This is great for getting documents to your clients that have email. But what about those clients who only have fax? How can you get documents form your computer to a client who wants a fax? The answer is simple. Use one of the online fax services like MyFax, JFax, eFax and so on. I use MyFax and heartily recommend them. They all work in a similar fashion. You connect to the Internet, and then navigate to their website. Once there you log in to your account and select send a fax. The service allows you to create a cover sheet and then select any document on your hard drive to fax. A few clicks and the document is on its way. You can also get a permanent incoming fax number that your clients can use to send faxes to you. Once a fax arrives you receive an email with a PDF attachment of what was sent. No more tyranny of the fax machine! For more information on the ScanSnap and MyFax, please see a previous post that goes into greater detail: http://realtytechbytes.com/your-gift-to-you/
4. Portable printers
Occasionally you just have to print something while you are out and about. Some clients feel better having a printed document in hand rather than just an email. Many times I am more comfortable in reading a printed document instead of reading it on the screen. For that reason, I believe that a printer that fits into your briefcase is a necessity.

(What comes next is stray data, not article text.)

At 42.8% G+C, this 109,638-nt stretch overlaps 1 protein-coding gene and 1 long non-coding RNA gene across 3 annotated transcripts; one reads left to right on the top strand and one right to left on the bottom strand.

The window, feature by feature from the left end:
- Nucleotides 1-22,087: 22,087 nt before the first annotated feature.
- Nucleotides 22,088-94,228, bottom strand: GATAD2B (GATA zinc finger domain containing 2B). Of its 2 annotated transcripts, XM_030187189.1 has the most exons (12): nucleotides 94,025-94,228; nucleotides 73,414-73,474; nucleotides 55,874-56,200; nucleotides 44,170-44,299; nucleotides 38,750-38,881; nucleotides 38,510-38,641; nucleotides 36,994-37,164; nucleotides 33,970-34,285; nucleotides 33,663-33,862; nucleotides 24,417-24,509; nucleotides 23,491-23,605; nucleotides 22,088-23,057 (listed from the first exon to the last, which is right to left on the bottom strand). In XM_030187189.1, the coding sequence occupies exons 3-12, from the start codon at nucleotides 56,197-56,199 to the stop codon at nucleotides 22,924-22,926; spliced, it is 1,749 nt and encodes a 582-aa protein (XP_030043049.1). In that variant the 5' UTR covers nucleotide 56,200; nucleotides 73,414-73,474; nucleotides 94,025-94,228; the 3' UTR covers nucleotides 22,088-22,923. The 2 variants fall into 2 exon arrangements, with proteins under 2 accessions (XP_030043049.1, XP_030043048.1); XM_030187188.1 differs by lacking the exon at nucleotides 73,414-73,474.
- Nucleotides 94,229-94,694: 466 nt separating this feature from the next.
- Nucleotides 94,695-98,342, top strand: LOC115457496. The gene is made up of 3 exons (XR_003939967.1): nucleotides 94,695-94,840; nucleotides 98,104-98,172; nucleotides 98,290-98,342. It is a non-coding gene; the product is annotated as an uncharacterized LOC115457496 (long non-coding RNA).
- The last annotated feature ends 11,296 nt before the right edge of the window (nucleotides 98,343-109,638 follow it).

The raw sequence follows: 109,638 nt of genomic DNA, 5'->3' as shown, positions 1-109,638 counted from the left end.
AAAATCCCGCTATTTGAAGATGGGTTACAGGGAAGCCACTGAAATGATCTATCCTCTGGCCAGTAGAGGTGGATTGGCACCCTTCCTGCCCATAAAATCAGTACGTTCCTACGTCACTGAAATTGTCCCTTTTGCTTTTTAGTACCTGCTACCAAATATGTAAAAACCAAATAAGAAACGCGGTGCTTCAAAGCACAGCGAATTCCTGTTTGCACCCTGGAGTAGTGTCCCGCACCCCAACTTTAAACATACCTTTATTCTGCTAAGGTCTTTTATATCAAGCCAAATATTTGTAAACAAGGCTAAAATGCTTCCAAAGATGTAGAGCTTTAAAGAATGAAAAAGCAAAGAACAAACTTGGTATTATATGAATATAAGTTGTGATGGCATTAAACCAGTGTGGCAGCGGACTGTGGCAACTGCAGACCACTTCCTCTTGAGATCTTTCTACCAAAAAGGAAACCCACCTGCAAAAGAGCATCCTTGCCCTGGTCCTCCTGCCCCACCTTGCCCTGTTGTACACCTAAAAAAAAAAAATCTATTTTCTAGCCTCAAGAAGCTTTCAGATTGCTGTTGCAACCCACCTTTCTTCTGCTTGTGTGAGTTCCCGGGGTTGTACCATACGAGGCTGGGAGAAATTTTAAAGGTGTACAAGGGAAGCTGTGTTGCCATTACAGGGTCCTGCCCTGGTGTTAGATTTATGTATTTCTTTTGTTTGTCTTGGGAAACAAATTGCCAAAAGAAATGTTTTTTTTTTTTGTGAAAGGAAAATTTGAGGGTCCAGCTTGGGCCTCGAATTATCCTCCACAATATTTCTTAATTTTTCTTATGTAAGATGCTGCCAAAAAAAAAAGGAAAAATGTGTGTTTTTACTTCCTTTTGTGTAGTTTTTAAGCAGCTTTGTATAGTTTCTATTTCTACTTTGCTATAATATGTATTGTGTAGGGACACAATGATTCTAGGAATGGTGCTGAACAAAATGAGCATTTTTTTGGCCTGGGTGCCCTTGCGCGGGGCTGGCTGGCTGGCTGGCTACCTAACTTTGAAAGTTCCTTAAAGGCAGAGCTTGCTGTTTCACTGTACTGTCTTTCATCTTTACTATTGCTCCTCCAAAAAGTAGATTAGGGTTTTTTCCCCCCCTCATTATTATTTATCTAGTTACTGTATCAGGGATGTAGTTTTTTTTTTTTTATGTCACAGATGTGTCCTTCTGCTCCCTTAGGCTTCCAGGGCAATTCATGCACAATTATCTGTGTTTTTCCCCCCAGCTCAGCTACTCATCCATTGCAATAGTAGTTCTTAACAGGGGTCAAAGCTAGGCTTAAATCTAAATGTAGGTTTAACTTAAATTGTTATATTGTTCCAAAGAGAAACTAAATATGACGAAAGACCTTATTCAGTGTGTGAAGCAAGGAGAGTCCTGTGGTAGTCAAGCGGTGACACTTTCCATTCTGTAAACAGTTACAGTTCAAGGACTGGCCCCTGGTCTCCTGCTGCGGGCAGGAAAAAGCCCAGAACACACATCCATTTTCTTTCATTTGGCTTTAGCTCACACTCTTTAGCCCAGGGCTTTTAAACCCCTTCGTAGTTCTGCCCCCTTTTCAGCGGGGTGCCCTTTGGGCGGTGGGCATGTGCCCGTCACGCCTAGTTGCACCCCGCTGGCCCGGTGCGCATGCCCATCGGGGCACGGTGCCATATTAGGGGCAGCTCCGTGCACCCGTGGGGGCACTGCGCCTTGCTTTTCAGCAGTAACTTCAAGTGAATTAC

I have been using a Canon i80 printer for about 4 years now. It produces photo quality color prints (on photo paper) but does a very good job on documents using plain paper. It is no speed demon, and the ink tanks are small and expensive, but it has saved my bacon on many occasions. It is also tough enough to handle the rigors of being transported around. It got dropped one day and exploded into a pile of printer parts. I scooped them up and painstakingly assembled them back into a printer and when I turned it on, it worked and has ever since! The new model is the i90. Hewlett-Packard also makes a highly regarded portable printer, the Officejet H470wbt Mobile Printer. It comes in 3 models. The base model, one with battery, and one with battery and a wireless connection. For more information, please see my previous post at: